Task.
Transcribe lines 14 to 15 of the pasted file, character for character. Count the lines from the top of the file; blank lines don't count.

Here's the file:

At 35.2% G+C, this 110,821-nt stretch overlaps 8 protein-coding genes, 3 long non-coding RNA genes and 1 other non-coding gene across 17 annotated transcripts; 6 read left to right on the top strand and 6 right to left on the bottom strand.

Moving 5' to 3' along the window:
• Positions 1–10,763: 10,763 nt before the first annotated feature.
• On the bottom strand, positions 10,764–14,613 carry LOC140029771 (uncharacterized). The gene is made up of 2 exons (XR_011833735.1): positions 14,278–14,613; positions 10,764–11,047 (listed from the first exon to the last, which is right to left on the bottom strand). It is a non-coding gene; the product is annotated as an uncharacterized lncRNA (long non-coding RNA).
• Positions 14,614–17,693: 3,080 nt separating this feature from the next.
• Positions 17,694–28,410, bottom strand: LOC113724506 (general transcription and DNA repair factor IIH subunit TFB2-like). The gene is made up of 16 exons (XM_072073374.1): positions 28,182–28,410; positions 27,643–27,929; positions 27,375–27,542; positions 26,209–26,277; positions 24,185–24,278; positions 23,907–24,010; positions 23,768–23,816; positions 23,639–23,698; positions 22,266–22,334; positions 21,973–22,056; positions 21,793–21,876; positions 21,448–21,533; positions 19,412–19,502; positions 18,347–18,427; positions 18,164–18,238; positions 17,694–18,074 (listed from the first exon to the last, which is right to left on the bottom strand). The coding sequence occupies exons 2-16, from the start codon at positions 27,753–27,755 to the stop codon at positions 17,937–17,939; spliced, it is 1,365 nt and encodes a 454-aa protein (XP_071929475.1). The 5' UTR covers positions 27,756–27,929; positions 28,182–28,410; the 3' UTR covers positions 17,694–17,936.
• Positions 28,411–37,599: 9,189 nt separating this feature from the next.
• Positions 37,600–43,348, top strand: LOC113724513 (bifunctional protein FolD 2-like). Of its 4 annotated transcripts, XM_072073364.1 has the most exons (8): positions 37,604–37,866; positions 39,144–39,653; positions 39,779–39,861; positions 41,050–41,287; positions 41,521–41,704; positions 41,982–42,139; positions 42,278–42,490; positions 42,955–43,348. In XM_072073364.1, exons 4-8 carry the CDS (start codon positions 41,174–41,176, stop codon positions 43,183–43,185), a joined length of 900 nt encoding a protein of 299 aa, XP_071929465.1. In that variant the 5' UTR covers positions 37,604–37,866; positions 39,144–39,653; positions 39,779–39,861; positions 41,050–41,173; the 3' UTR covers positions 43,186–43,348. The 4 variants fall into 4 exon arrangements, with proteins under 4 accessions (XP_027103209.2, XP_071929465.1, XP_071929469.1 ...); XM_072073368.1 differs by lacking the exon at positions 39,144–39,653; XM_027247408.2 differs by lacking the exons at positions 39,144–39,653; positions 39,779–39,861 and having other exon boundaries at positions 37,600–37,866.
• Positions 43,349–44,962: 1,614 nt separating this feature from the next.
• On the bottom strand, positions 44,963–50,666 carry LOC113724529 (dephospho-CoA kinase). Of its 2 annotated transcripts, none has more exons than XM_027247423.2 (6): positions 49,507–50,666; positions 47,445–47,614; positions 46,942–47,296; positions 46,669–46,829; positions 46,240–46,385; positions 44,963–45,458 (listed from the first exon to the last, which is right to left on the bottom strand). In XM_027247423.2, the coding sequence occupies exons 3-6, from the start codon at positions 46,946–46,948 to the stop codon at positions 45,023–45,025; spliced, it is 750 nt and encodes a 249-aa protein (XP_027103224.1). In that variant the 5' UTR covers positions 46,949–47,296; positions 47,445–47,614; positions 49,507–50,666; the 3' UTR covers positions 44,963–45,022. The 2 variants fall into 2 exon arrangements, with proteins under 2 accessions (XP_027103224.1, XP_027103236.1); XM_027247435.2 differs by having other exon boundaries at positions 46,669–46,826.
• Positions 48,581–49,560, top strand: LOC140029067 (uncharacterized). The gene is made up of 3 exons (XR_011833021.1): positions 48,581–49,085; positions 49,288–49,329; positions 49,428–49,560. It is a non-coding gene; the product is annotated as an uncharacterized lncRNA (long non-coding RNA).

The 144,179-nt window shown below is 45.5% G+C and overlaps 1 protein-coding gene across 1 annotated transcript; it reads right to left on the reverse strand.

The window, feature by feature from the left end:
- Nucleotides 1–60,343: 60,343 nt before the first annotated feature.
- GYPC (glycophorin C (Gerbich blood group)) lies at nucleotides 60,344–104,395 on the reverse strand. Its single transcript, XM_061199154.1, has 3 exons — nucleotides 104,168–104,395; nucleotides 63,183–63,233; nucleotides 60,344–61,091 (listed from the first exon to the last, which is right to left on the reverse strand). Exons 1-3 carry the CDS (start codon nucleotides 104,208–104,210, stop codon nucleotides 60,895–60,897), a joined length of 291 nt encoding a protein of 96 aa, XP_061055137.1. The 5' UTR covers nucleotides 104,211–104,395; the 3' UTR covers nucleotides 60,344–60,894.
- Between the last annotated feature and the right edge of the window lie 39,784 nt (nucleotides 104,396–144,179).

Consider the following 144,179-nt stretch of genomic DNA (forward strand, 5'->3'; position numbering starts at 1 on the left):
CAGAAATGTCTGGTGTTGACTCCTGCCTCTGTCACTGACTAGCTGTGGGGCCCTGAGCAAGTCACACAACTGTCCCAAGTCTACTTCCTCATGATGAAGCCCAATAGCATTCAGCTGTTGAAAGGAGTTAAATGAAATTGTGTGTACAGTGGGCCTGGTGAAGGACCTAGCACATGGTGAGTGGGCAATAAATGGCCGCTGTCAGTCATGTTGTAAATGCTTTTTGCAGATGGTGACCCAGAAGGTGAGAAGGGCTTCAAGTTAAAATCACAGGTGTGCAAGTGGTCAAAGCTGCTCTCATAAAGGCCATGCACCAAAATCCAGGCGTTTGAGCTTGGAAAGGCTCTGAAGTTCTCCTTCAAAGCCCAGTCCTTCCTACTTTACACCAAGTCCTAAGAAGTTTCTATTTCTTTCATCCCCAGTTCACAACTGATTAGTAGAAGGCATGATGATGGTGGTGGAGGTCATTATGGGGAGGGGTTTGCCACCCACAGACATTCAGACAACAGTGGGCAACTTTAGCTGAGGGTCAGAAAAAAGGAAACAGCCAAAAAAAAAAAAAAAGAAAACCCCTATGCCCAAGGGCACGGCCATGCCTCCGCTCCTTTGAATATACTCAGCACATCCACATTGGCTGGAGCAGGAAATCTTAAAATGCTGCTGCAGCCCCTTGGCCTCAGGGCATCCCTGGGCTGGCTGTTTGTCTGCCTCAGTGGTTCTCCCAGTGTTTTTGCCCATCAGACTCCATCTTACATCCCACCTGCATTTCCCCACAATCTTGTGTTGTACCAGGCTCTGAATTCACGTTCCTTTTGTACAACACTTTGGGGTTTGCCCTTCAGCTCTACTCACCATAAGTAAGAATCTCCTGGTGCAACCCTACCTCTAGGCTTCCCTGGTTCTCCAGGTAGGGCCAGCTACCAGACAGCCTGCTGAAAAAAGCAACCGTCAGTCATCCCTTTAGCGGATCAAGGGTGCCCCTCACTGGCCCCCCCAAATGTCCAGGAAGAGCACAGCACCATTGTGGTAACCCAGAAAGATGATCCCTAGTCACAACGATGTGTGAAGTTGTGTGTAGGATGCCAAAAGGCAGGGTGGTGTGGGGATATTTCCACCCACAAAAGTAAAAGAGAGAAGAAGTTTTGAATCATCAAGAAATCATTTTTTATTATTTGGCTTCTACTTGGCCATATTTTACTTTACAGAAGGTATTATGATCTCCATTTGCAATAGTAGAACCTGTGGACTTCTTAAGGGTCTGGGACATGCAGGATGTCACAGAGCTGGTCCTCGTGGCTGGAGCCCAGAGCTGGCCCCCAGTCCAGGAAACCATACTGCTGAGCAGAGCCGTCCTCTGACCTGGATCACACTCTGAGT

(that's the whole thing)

- Nucleotides 1–60,343: 60,343 nt before the first annotated feature.
- GYPC (glycophorin C (Gerbich blood group)) lies at nucleotides 60,344–104,395 on the reverse strand. Its single transcript, XM_061199154.1, has 3 exons — nucleotides 104,168–104,395; nucleotides 63,183–63,233; nucleotides 60,344–61,091 (listed from the first exon to the last, which is right to left on the reverse strand). Exons 1-3 carry the CDS (start codon nucleotides 104,208–104,210, stop codon nucleotides 60,895–60,897), a joined length of 291 nt encoding a protein of 96 aa, XP_061055137.1. The 5' UTR covers nucleotides 104,211–104,395; the 3' UTR covers nucleotides 60,344–60,894.